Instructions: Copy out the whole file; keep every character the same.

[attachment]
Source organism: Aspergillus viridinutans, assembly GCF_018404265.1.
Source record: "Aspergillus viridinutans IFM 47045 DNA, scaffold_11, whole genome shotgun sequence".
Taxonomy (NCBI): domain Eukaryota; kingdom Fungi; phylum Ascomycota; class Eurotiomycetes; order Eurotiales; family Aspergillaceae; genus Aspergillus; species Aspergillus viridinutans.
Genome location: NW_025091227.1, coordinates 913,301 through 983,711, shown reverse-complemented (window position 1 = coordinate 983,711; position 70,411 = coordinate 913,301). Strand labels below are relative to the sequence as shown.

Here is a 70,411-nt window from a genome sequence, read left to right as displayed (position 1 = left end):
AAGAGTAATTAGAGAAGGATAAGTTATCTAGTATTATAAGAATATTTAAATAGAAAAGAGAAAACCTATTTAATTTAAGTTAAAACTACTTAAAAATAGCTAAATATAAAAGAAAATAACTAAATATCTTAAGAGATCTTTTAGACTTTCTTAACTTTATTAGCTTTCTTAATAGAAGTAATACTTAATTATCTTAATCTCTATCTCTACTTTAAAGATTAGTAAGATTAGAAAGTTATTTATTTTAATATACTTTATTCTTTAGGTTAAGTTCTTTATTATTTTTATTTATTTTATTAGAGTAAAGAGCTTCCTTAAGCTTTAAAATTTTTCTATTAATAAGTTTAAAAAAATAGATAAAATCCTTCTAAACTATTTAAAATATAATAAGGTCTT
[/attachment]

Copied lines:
Source organism: Aspergillus viridinutans, assembly GCF_018404265.1.
Source record: "Aspergillus viridinutans IFM 47045 DNA, scaffold_11, whole genome shotgun sequence".
Taxonomy (NCBI): domain Eukaryota; kingdom Fungi; phylum Ascomycota; class Eurotiomycetes; order Eurotiales; family Aspergillaceae; genus Aspergillus; species Aspergillus viridinutans.
Genome location: NW_025091227.1, coordinates 913,301 through 983,711, shown reverse-complemented (window position 1 = coordinate 983,711; position 70,411 = coordinate 913,301). Strand labels below are relative to the sequence as shown.

Here is a 70,411-nt window from a genome sequence, read left to right as displayed (position 1 = left end):
AAGAGTAATTAGAGAAGGATAAGTTATCTAGTATTATAAGAATATTTAAATAGAAAAGAGAAAACCTATTTAATTTAAGTTAAAACTACTTAAAAATAGCTAAATATAAAAGAAAATAACTAAATATCTTAAGAGATCTTTTAGACTTTCTTAACTTTATTAGCTTTCTTAATAGAAGTAATACTTAATTATCTTAATCTCTATCTCTACTTTAAAGATTAGTAAGATTAGAAAGTTATTTATTTTAATATACTTTATTCTTTAGGTTAAGTTCTTTATTATTTTTATTTATTTTATTAGAGTAAAGAGCTTCCTTAAGCTTTAAAATTTTTCTATTAATAAGTTTAAAAAAATAGATAAAATCCTTCTAAACTATTTAAAATATAATAAGGTCTT